A Backlash to International Refugee Law: Evidence from Survey Experiments in Turkey and the U.S.

  • Date: –17:00
  • Location: Lewinsalen, room 3576, Östra Ågatan 19, Uppsala University
  • Lecturer: Charles Crabtree, Uppsala Forum visiting Fellow, Dartmouth College
  • Organiser: Department of Government and Uppsala Forum
  • Contact person: Per Adman
  • Föreläsning

Welcome to this Uppsala Forum Guest Lecture with visiting Fellow Charles Crabtree on the backlash to international refugee law.

How do international laws and norms affect citizens' willingness to accept refugees? In full and partial democracies, citizens' attitudes can influence national policy on refugees across several dimensions: whether and how many the country accepts, and how they are treated once they arrive. And a growing literature suggests international institutions can influence these citizen attitudes on different foreign policy questions, but those studies are almost entirely confined to U.S.- based respondents, and none consider refugee policy. Using a survey experiment administered in September 2017 via 1335 face-to-face interviews with Turkish citizens, we investigate how different international norms affect citizens' willingness to accept refugees. Our findings are surprising: reminding people about the government's responsibility under the Refugee Convention to accept refugees decreases support for accepting them. This effect is driven by less educated respondents and those who support the nationalist-populist incumbent party. We replicate this result in independent work in the United States. Taken together, our results suggest that international refugee law in particular -- and perhaps international institutions generally -- can sometimes trigger political backlash that undermines the very policies they promote.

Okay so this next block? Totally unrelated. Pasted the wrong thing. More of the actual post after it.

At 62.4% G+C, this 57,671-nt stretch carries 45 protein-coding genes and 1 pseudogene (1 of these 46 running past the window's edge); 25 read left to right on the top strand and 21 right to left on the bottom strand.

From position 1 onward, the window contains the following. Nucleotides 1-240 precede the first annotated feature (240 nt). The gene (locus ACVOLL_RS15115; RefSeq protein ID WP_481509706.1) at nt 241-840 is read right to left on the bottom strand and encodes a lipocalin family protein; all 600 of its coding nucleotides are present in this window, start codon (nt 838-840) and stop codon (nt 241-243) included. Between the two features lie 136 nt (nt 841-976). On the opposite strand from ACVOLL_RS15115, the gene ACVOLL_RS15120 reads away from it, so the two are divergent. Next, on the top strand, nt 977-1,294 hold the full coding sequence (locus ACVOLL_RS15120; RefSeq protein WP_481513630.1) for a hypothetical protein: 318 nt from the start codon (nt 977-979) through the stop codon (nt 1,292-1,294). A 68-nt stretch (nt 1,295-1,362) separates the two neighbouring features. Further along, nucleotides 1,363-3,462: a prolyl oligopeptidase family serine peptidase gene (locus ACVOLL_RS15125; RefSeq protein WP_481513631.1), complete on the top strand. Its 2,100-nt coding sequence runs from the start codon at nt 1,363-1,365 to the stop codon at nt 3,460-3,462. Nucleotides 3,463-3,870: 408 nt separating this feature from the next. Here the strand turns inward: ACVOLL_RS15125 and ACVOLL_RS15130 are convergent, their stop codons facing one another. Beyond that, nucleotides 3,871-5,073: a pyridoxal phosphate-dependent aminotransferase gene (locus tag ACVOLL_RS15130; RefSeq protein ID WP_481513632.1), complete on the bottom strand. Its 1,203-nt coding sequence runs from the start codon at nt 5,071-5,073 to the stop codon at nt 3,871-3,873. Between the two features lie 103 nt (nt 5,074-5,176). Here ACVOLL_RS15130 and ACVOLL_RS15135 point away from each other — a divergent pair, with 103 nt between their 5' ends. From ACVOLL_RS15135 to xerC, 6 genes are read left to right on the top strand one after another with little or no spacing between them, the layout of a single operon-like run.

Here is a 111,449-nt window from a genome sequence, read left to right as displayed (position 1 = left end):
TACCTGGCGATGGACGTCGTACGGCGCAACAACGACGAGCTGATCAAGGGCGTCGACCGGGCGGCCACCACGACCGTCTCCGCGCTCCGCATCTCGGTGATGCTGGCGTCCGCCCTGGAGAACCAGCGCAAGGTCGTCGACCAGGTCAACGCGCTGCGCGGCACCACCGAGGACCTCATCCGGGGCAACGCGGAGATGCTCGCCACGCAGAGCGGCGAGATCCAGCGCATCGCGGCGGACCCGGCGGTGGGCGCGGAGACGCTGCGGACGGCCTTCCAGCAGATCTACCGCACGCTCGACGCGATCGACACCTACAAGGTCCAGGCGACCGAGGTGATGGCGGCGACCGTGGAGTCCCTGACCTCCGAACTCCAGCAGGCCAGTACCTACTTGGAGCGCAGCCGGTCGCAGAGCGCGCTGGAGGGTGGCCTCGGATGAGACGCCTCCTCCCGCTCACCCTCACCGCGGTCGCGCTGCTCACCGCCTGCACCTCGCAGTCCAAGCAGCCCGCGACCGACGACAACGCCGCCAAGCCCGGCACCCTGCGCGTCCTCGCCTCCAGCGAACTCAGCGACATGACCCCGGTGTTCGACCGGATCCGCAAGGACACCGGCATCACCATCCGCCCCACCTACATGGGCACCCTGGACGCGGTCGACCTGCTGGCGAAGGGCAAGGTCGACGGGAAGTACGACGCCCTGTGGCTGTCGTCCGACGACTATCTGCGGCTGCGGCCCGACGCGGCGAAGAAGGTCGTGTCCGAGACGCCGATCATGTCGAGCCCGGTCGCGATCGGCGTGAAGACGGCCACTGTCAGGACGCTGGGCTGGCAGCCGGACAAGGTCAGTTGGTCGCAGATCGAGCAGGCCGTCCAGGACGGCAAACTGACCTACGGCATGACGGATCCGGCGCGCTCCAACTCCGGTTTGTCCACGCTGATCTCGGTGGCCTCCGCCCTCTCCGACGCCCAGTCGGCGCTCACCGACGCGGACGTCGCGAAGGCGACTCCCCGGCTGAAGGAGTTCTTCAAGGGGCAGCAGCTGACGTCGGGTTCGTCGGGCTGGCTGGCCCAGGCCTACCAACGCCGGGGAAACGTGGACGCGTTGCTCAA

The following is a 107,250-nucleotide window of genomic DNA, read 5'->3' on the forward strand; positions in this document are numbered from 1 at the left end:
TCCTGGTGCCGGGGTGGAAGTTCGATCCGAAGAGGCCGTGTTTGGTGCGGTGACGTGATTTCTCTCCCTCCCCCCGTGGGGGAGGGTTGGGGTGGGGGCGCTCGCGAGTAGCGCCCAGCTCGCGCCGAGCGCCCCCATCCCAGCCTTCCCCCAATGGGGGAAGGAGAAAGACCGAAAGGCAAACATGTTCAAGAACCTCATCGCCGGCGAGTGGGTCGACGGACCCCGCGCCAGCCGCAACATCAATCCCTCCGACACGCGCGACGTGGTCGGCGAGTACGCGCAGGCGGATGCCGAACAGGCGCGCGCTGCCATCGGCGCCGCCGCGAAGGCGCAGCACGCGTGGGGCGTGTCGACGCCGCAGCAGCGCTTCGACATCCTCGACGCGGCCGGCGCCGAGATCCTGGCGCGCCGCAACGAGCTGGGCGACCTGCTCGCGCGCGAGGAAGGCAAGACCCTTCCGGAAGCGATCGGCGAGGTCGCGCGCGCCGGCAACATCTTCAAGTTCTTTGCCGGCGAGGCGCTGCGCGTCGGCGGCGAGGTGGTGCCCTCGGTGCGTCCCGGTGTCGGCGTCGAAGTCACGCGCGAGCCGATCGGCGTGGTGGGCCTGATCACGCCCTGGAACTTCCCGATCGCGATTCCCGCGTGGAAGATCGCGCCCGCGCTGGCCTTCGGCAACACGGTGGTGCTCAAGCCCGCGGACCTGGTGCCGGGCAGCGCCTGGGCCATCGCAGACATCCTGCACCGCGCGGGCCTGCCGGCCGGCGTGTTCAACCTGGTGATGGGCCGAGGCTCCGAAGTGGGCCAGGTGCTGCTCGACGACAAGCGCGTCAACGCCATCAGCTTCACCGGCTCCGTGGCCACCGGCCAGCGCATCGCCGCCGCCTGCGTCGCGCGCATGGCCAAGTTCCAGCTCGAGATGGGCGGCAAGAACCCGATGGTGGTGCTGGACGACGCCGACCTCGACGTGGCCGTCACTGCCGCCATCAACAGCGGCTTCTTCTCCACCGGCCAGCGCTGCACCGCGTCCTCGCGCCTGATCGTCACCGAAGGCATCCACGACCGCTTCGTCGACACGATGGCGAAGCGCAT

Charles Crabtree a Visiting Scholar in the Department of Government at Dartmouth College, a Senior Data Scientist (Research Fellow) at the Tokyo Foundation for Policy Research, and a Visiting Scholar in the Donia Human Rights Center at the University of Michigan. In fall 2020, he will be an Assistant Professor in the Department of Government at Dartmouth College. His research focuses on fairness in politics, with applications to the study of discrimination, repression, and human rights. Methodologically, he is interested in research design, experiments, and using computational tools to better understand the social world.